ZFIN ID: ZDB-PUB-140728-15
Peripheral glia have a pivotal role in the initial response to axon degeneration of peripheral sensory neurons in zebrafish
Pope, H.M., Voigt, M.M.
Date: 2014
Source: PLoS One   9: e103283 (Journal)
Registered Authors: Voigt, Mark
Keywords: none
MeSH Terms:
  • Animals
  • Animals, Genetically Modified
  • Axons/drug effects
  • Axons/pathology*
  • Bacterial Proteins/genetics
  • Bacterial Proteins/metabolism
  • Cell Death/drug effects
  • Disease Models, Animal
  • Larva/cytology
  • Larva/drug effects
  • Metronidazole/adverse effects*
  • Nerve Degeneration/pathology*
  • Nitroreductases/genetics
  • Nitroreductases/metabolism*
  • Peripheral Nervous System Diseases/chemically induced
  • Peripheral Nervous System Diseases/pathology
  • Sensory Receptor Cells/metabolism*
  • Zebrafish/genetics*
  • Zebrafish/growth & development
  • Zebrafish/metabolism
PubMed: 25058656 Full text @ PLoS One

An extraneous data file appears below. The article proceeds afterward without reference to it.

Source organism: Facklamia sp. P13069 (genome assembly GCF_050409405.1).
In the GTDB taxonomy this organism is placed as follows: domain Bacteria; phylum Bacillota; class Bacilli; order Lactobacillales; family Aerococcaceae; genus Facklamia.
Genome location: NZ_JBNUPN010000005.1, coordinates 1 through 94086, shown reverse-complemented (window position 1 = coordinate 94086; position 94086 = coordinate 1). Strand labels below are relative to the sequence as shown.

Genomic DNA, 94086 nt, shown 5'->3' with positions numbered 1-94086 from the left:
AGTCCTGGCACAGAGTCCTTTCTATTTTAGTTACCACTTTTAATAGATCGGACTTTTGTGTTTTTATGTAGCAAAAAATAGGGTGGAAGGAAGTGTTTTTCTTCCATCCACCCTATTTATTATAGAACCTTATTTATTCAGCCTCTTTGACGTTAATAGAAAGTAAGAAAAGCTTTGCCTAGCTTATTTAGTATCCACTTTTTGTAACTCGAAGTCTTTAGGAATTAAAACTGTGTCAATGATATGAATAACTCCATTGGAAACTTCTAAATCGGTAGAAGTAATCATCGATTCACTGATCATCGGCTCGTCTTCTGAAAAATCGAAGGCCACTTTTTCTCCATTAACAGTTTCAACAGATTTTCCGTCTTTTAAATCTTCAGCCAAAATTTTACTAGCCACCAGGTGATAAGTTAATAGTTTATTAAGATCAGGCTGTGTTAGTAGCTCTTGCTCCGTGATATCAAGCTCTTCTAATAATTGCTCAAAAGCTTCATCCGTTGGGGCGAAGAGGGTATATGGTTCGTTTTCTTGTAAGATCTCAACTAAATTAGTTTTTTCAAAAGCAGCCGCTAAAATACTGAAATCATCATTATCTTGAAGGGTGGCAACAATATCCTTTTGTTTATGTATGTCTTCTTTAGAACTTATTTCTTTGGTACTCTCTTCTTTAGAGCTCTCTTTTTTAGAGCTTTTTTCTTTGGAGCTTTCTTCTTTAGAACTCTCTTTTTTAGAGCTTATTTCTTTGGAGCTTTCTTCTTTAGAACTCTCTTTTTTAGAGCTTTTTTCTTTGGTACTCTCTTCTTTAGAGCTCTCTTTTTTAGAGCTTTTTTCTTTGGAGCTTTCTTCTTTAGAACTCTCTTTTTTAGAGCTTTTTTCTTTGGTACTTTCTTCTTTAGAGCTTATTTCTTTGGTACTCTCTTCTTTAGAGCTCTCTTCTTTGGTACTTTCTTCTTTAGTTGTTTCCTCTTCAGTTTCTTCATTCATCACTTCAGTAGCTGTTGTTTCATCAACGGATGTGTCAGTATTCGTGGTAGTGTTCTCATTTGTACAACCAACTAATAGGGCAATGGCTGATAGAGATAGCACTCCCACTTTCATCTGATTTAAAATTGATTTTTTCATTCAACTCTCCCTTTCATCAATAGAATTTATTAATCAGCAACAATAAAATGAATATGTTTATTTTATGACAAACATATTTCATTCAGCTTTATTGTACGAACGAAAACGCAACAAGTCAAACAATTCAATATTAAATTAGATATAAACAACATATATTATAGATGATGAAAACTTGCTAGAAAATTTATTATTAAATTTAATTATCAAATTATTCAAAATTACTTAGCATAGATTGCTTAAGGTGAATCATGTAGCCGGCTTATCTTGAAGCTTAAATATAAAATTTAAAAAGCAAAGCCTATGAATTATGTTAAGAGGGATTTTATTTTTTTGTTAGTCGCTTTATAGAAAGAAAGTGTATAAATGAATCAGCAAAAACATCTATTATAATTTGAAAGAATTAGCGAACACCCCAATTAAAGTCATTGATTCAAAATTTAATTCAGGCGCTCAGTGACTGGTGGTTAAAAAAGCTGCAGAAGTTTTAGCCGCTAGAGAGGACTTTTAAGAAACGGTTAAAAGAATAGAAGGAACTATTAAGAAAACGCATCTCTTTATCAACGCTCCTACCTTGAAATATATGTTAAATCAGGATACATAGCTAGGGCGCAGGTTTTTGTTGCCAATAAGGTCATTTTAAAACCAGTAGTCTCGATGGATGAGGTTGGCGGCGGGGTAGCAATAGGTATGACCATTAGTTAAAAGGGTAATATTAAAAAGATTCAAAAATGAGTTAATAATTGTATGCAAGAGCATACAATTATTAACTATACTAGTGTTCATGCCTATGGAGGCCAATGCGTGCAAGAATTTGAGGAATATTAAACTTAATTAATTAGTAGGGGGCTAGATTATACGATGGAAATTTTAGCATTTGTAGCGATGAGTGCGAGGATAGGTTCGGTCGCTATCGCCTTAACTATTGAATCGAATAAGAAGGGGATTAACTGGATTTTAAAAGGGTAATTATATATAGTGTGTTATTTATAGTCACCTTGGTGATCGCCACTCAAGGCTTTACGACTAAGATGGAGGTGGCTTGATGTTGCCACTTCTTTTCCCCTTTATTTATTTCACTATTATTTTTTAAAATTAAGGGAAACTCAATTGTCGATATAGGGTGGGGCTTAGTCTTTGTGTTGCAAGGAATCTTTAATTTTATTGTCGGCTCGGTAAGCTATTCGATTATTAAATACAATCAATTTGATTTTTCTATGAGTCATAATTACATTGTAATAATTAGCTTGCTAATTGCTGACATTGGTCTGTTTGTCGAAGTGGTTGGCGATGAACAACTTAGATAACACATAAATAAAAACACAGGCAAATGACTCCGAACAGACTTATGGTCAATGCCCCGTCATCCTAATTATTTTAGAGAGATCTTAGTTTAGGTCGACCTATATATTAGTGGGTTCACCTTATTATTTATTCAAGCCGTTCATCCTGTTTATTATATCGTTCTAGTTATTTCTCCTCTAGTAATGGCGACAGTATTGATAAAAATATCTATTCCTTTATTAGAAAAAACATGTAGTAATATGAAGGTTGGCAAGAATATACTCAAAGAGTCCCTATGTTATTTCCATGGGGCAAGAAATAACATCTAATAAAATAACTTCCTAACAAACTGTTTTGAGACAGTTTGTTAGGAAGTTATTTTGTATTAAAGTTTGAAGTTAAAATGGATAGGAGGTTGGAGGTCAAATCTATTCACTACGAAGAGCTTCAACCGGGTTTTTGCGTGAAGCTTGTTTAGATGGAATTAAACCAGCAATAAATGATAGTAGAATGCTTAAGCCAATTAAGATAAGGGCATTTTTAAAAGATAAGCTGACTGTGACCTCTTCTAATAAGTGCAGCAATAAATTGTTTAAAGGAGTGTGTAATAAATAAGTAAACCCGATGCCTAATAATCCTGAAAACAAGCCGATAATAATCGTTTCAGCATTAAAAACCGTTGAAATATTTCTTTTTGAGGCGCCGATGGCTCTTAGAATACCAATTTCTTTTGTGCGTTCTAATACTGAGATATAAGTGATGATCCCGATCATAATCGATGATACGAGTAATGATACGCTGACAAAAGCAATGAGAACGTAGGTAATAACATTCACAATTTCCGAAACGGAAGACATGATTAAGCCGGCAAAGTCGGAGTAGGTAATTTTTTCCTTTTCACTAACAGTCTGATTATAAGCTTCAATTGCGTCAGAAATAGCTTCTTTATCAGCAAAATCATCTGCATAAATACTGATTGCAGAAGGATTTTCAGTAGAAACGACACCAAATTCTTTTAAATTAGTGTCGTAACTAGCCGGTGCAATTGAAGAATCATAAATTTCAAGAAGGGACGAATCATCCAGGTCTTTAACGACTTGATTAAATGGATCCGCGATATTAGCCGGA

Axon degeneration is a feature of many peripheral neuropathies. Understanding the organismal response to this degeneration may aid in identifying new therapeutic targets for treatment. Using a transgenic zebrafish line expressing a bacterial nitroreductase (Ntr)/mCherry fusion protein in the peripheral sensory neurons of the V, VII, IX, and X cranial nerves, we were able to induce and visualize the pathology of axon degeneration in vivo. Exposure of 4 days post fertilization Ntr larvae to the prodrug metronidazole (Met), which Ntr metabolizes into cytotoxic metabolites, resulted in dose-dependent cell death and axon degeneration. This was limited to the Ntr-expressing sensory neurons, as neighboring glia and motor axons were unaffected. Cell death was rapid, becoming apparent 3-4 hours after Met treatment, and was followed by phagocytosis of soma and axon debris by cells within the nerves and ganglia beginning at 4-5 hours of exposure. Although neutrophils appear to be activated in response to the degenerating neurons, they did not accumulate at the sites of degeneration. In contrast, macrophages were found to be attracted to the sites of the degenerating axons, where they phagocytosed debris. We demonstrated that peripheral glia are critical for both the phagocytosis and inflammatory response to degenerating neurons: mutants that lack all peripheral glia (foxD3-/-; Ntr) exhibit a much reduced reaction to axonal degeneration, resulting in a dramatic decrease in the clearance of debris, and impaired macrophage recruitment. Overall, these results show that this zebrafish model of peripheral sensory axon degeneration exhibits many aspects common to peripheral neuropathies and that peripheral glia play an important role in the initial response to this process.